Books Review

Five Legs | Review

five legs Merav Shinn Ben-Alon

The need to communicate something can take the most diverse forms. Paintings, writing, and installations are some of the disciplines that Merav Shinn Ben-Alon uses to communicate messages and feelings. However, this multidisciplinary artist has recently added another way to express herself to her portfolio. Her art has taken the form of a graphic novel, and in 2020, she published – Five Legs – an unconventional graphic novel where drawing and writing come together to tell an incredible and unexpected story.

Five Legs | Review
Five Legs by Merav Shinn Ben-Alon

Full Disclosure: I received a free copy of this book from the author

Merav Shinn Ben-Alon | The Artist

Five Legs | Review

Merav Shinn Ben-Alon is a multidisciplinary artist who graduated from the Fine Arts Department at Bezalel (1990), studied in the New York Studio School art program (1991), and earned a Master’s Degree with honors from the Multidisciplinary Program of the Faculty of the Arts at Tel Aviv University (2013).

Her art, expressed through paintings, writings and installations, has been exhibited in the most important museums in the world such as Zenit Gallery in Copenhagen, Watari Museum of Contemporary Art in Tokyo, Tel-Aviv Museum of Art, and K70 Kuntsraum in Lubeck Germany, and many more.

Her latest project has taken the form of a graphic novel demonstrating once again her multidisciplinary talent.

Five Legs

The Plot

Five Legs is a book about a revelation. A family secret that is discovered causing confusion, inadequacy, and a desire for truth.

How would you react if you came to find out you had two more sisters?

Throughout the five chapters, we find dialogue, letters, and diary pages that tell us the story but more importantly show us how emotionally devastating the revelation of a secret can be. Each chapter has its own identity and even the smallest detail is not left to chance. It is in the very last part of the book, where five comments by Shoham Smith are collected, that we discover the meaning of some details that might have been missed on a first reading.

Five Legs is a graphic novel that makes the reader experience the story, but not in the traditional way we might be used to. Merav Shinn Ben-Alon’s writing has the ability to make the reader experience the story primarily from an emotional standpoint. Feelings like disbelief, confusion, and sometimes even genuine misunderstanding are what makes Five Legs so much more than a graphic novel.

Art in book form

What to Expect

Five Legs consists of five chapters, plus another one that collects comments about the book. Each of these chapters is set in a particular place: hospital, cemetery, convalescent home, basement, and box.

The feature that immediately jumps out at you is its opening. The book opens from bottom to top, so different from the books we are used to reading. This particular opening was chosen by Merav Shinn because of the need to make his graphic novel bilingual. Five Legs is written both in English and Hebrew and since English is read from left to right and Hebrew from right to left, this opening makes possible the coexistence of both languages.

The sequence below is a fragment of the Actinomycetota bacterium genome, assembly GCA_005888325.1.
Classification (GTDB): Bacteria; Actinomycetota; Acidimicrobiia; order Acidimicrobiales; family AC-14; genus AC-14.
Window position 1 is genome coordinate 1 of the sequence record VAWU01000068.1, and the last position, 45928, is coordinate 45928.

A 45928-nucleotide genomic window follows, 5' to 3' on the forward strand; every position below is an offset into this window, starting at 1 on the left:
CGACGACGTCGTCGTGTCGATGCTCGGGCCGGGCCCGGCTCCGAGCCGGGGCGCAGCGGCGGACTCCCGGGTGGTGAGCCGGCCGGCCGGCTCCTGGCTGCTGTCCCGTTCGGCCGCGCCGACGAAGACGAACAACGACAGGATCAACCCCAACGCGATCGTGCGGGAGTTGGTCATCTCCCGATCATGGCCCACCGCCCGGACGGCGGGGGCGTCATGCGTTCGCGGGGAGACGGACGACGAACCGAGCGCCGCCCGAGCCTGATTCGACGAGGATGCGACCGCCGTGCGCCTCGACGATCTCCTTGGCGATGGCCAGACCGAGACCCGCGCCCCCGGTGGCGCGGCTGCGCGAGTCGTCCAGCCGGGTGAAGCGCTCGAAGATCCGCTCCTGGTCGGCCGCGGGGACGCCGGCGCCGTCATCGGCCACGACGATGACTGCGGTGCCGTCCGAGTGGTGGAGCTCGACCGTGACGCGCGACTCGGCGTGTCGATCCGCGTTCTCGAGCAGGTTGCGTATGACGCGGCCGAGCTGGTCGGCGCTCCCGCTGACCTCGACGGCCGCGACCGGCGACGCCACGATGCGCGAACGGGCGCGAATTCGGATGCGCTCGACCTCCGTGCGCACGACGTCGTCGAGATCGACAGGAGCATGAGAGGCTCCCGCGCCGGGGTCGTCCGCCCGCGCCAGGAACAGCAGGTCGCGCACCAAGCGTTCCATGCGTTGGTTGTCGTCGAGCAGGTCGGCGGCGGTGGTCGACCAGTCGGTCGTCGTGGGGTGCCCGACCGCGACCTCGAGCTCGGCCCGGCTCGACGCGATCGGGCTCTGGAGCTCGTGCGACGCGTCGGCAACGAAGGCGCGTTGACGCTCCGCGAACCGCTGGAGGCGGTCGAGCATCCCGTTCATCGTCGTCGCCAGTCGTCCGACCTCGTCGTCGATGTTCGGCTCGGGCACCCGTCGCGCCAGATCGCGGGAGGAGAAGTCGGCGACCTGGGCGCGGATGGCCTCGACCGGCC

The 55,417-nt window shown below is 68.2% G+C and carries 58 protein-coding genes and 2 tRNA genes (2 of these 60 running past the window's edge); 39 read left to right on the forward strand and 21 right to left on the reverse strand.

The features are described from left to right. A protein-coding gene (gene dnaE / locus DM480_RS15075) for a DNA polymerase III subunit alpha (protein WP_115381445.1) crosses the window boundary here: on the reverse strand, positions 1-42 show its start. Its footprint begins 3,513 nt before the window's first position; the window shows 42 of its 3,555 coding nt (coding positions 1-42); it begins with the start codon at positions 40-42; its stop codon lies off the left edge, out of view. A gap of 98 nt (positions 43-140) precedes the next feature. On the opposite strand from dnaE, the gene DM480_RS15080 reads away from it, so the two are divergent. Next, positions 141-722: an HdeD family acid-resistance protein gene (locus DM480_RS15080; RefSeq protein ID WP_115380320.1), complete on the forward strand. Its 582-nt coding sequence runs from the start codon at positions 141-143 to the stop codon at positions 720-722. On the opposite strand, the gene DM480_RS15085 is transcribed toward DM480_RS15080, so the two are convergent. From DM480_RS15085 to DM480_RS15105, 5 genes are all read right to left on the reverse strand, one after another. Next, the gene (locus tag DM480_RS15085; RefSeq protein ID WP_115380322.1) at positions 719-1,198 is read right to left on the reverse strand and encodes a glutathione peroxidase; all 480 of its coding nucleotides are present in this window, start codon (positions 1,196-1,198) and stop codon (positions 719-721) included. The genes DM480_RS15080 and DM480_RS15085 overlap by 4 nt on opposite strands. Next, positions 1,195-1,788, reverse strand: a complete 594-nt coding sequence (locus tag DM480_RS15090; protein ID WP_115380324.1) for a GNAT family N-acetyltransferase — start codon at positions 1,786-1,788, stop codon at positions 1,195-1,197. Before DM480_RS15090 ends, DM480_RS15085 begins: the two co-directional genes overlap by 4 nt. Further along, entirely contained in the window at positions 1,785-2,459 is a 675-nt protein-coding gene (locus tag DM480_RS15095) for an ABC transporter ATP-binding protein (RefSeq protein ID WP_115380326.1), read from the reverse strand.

Looking through the book quickly, one immediately had the feeling of being in front of something unique in its genre. Hermetic sentences, accompanied by minimalist and isolated images by the predominant colors of red and black. From an interview given by Merav Shinn Ben-Alon to Draw to Perform (an international community for Drawing Performance), we discover that the drawings we find in Five Legs belonged to her sketchbooks. The need to tell this story led her to cut out these drawings and arrange them in such a way as to make sense for the purpose of describing the story. I highly recommend listening to this interview, in which Merav Shinn Ben-Alon not only presents Five Legs but also her daily art routine and some of her installations. You find it here.

Upon receiving Five Legs, I started reading it immediately, but I made the mistake of approaching its reading in the wrong way.

Being used to retracing the stories of protagonists told in books, I tried to trace a protagonist in the sentences I was reading. To ask me “who is saying this?”.

Nothing could be more wrong.

I decided to re-read it again, but this time letting myself be carried away by the story, by those words, making them my own. It was amazing to observe how a few words could get a real, and tangible emotion across.

In chapter 3, convalescent home, letters are included in a smaller format than the size of the page. This small detail gives even more of a feeling of holding them in your hands at that moment, making you an integral part of the story.

My opinion

I knew I had received something more than a book and after reading it I realized I had not been wrong.  When an artist decides to express her art in graphic novel form the result is something unique. A book that I highly recommend you to read. Here the website of Merav Shinn Ben-Alon with all the info.

Enjoy your reading

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